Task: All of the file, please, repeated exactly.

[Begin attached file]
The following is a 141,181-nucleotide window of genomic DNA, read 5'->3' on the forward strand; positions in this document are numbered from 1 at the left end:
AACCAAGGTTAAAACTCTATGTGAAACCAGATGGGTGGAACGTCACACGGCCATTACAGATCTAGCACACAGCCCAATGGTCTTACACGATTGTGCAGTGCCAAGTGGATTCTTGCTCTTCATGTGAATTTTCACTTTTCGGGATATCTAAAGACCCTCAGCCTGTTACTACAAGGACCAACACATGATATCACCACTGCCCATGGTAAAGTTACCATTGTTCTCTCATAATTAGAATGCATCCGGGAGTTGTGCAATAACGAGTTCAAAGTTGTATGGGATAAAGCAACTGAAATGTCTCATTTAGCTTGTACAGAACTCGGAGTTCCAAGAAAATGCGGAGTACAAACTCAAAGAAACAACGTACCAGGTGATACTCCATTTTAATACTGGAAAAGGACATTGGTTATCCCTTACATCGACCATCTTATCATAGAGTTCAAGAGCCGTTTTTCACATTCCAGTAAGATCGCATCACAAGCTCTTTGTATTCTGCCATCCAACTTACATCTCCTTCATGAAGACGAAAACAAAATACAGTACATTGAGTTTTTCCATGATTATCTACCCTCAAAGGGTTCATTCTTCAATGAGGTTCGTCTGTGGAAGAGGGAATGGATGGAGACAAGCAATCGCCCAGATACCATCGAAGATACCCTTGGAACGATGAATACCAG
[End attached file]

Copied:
The following is a 141,181-nucleotide window of genomic DNA, read 5'->3' on the forward strand; positions in this document are numbered from 1 at the left end:
AACCAAGGTTAAAACTCTATGTGAAACCAGATGGGTGGAACGTCACACGGCCATTACAGATCTAGCACACAGCCCAATGGTCTTACACGATTGTGCAGTGCCAAGTGGATTCTTGCTCTTCATGTGAATTTTCACTTTTCGGGATATCTAAAGACCCTCAGCCTGTTACTACAAGGACCAACACATGATATCACCACTGCCCATGGTAAAGTTACCATTGTTCTCTCATAATTAGAATGCATCCGGGAGTTGTGCAATAACGAGTTCAAAGTTGTATGGGATAAAGCAACTGAAATGTCTCATTTAGCTTGTACAGAACTCGGAGTTCCAAGAAAATGCGGAGTACAAACTCAAAGAAACAACGTACCAGGTGATACTCCATTTTAATACTGGAAAAGGACATTGGTTATCCCTTACATCGACCATCTTATCATAGAGTTCAAGAGCCGTTTTTCACATTCCAGTAAGATCGCATCACAAGCTCTTTGTATTCTGCCATCCAACTTACATCTCCTTCATGAAGACGAAAACAAAATACAGTACATTGAGTTTTTCCATGATTATCTACCCTCAAAGGGTTCATTCTTCAATGAGGTTCGTCTGTGGAAGAGGGAATGGATGGAGACAAGCAATCGCCCAGATACCATCGAAGATACCCTTGGAACGATGAATACCAG